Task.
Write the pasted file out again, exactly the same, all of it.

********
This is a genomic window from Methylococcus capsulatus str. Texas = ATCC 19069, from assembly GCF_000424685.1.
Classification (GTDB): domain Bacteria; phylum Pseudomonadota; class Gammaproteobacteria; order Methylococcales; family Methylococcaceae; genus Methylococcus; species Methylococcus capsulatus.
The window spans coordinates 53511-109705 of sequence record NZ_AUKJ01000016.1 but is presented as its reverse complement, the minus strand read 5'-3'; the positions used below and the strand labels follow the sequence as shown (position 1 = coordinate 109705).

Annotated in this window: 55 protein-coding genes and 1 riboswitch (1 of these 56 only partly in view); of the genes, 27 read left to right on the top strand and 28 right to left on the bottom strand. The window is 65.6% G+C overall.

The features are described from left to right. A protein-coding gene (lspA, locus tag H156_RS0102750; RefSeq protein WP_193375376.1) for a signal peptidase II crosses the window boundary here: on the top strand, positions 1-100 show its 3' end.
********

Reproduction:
This is a genomic window from Methylococcus capsulatus str. Texas = ATCC 19069, from assembly GCF_000424685.1.
Classification (GTDB): domain Bacteria; phylum Pseudomonadota; class Gammaproteobacteria; order Methylococcales; family Methylococcaceae; genus Methylococcus; species Methylococcus capsulatus.
The window spans coordinates 53511-109705 of sequence record NZ_AUKJ01000016.1 but is presented as its reverse complement, the minus strand read 5'-3'; the positions used below and the strand labels follow the sequence as shown (position 1 = coordinate 109705).

Annotated in this window: 55 protein-coding genes and 1 riboswitch (1 of these 56 only partly in view); of the genes, 27 read left to right on the top strand and 28 right to left on the bottom strand. The window is 65.6% G+C overall.

The features are described from left to right. A protein-coding gene (lspA, locus tag H156_RS0102750; RefSeq protein WP_193375376.1) for a signal peptidase II crosses the window boundary here: on the top strand, positions 1-100 show its 3' end.